Those of you who watch the show The Shark Tank may have seen this company’s owner on- twice.  While neither of these appearances yielded a deal with the Sharks, James Martin seems to be doing just fine on his own.  You can check out where to buy his wines, more about the varietals or simply purchase these wines online at:

https://www.copadivino.com/

They even sell a variety case which contains two of each of their six varietals: merlot, cabernet sauvignon, white zinfindel, moscato, chardonnay, and pinot grigio.  Clearly, it wouldn’t break this wine-lover’s heart if they carried a couple more reds, but I guess one step at a time.  You can also buy single cases of each wine type.  If you search for local retail outlets, don’t be put off if some odd locations pop up on your results.  For example, there are four places near me: three gas station quickie-marts and the snack area to a Marriott hotel.  One would never guess what a high quality product is being hidden at your local gas station.  Go figure.

Wine fans- rejoice!  Now we can join the beer drinking public with a high quality, cost-effective, easily transportable alternative.

Salud!

Copa Di Vino

Copa Di Vino

 

 

This post was written by Erika Gardner.  If you enjoyed it, please sign up to receive updates on this blog.  Or you can follow Erika on Twitter @Erika_Gardner or “Like” her Facebook page Erika Gardner- Writer and Storyteller.

“Blind tastings are to wine what strip poker is to love.”- Kermit Lynch, Wine Merchant, Berkeley, CA

For most people we begin almost everything with our eyes.  The light, the spirit in another’s eyes draws us to them, it attracts us.  Perhaps it even changes us.  The sight of a trail off the beaten path excites us.  We must explore it.  We drive by a restaurant or a shop and something makes us want to stop, to see more.  Each time we sit down to a meal we begin eating with our eyes first.  The plate before us gives us clues of what’s to come.  The anticipation grows. 

It is the same with wine.  What our eyes see sets our brain afire to taste what’s next.  When a glass is placed before us the first thing we instinctively do is lift it up to the light and look at the liquid thus contained.  And, as in so many situations, instinct is the way to go.  Do pick up your glass and gaze at its contents.  The best way to really look at your wine and see its color is to pour a small amount in your glass and then tilt the glass at a forty-five degree angle.  Wine is actually quite lovely.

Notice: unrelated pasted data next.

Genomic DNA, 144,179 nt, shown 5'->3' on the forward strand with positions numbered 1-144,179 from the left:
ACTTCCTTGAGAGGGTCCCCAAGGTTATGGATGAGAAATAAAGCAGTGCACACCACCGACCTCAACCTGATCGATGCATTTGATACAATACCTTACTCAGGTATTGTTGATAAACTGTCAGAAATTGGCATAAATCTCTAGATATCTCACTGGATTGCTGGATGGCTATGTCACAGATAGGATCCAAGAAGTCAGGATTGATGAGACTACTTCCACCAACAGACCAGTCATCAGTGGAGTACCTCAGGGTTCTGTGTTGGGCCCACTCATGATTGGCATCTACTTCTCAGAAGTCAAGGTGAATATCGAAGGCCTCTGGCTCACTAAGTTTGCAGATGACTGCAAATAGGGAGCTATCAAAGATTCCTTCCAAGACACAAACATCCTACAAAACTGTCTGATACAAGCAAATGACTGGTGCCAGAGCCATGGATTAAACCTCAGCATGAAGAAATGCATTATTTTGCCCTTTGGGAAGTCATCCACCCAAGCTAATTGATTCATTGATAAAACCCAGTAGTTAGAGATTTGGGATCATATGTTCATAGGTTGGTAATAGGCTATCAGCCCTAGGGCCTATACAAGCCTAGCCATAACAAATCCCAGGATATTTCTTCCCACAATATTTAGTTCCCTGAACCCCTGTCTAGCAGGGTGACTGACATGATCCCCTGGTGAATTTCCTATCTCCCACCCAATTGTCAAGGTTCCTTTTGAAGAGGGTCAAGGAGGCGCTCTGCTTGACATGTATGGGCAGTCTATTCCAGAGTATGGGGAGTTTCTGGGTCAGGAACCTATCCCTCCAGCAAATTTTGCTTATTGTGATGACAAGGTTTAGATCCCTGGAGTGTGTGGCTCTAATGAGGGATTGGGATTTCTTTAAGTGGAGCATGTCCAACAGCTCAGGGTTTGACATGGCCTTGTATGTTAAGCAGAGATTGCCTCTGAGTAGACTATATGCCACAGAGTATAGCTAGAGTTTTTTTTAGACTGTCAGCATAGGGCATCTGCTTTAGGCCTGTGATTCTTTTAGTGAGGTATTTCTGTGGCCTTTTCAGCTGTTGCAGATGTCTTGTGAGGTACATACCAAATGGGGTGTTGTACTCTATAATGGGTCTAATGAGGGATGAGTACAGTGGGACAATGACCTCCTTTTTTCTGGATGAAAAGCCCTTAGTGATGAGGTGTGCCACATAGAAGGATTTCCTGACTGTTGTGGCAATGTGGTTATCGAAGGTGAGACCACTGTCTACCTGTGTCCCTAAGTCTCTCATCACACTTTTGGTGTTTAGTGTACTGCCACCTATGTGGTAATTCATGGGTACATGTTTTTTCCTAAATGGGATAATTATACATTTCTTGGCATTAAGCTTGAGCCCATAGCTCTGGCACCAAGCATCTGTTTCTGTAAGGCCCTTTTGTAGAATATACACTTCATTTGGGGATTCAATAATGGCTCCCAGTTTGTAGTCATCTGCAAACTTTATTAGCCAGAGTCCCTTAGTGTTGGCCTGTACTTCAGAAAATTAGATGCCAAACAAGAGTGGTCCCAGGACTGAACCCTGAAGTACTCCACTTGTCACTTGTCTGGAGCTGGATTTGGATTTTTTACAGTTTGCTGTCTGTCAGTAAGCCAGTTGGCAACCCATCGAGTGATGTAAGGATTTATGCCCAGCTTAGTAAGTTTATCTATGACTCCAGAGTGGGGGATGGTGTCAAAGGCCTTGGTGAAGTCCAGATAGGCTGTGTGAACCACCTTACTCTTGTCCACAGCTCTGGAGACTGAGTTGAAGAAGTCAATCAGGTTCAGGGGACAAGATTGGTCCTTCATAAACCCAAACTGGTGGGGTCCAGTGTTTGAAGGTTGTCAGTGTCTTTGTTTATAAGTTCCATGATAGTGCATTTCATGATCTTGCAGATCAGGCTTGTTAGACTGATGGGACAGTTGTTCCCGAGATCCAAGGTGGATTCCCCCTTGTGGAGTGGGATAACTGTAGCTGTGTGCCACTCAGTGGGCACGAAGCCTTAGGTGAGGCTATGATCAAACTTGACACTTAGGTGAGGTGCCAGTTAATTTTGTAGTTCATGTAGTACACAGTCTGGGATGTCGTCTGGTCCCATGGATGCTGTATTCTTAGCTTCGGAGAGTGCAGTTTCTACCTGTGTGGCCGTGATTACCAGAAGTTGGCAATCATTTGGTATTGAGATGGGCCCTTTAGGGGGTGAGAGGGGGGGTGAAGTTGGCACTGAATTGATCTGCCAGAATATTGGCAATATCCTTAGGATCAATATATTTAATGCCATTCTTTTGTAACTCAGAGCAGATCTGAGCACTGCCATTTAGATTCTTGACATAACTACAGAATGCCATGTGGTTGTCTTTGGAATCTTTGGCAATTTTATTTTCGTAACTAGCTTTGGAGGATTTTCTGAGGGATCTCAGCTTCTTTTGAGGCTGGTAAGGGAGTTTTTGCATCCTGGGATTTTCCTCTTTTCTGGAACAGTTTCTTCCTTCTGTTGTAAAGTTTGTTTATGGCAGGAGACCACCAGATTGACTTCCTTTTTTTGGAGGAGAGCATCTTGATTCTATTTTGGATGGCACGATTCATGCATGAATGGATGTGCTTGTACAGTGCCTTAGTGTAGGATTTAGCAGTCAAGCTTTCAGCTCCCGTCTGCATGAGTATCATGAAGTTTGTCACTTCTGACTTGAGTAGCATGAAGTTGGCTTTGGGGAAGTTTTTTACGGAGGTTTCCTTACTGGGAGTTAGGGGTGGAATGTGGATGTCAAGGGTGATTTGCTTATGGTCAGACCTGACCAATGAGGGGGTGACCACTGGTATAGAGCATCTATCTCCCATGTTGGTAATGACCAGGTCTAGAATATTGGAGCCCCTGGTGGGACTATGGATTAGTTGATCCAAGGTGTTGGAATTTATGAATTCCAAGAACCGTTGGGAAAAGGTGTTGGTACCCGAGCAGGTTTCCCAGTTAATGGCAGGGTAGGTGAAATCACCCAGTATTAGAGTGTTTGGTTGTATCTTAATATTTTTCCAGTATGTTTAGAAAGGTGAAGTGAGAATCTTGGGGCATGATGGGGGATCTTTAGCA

Whether straw yellow or golden amber, whether translucent cherry or a deeper ruby, the color of your wine should be clear and bright.  Murky wine is a bad thing, my friends.  You are looking for jewel tones.  The look of the wine is your first indicator as to its quality, age and ultimately, taste.

A young white wine can start out a pale, almost pear colored greenish-yellow in a Sauvignon Blanc or a rich citrine in a full-bodied Chardonnay.  White wines tend to darken in color as they age.  They become more and more golden.  Their color depends on a range of factors: the varietal (type of grape), whether the wine spent any time in barrels (some whites are aged completely in steel tanks and have less color as a consequence) and how much contact the wine had with oxygen in the vinification process and during subsequent bottling. 

On the other hand, reds will tend to go in the opposite direction.  Red varieties begin with brighter hues such as garnets (Merlot) and reds so deep they verge on purple (Petite Syrah) which mellow towards brick reds as they age.  Red wines that start to show hints of yellows or browns may be past their prime however, decant (aerate) the wine and try it anyway.  I’ve had some brown-red wines that were still quite drinkable. 

Besides color you’ll hear many wine drinkers talk about the “legs” or the “tears” of a wine.  This is simply when you swirl your wine there will be an almost syrupy effect as the wine drips back down the side of your glass in rivulets.  Some people will say this phenomenon is an indicator of the wine’s sugars, quality or viscosity, however, that is not the case.  A wine’s legs actually tell us about the alcohol content of a wine and are the result of good old-fashioned surface tension.  Alcohol has a lower surface tension than water so the higher the alcohol, the more prominent the legs.  Indeed, California wines tend to be so high in alcohol content (often 15% compared to 12-13% in other regions) that I have been known to comment on a wine’s “cankles”.  Oh dear, I hope that didn’t make the wine feel self-conscious.

So on your next glass of wine sit back and admire the color, note the legs and most of all, enjoy the moment.

A wine's color should be bright and clear.

All this writing about wine has me wanting a glass.  Drat, it’s only 10am, that’s too early… even for me!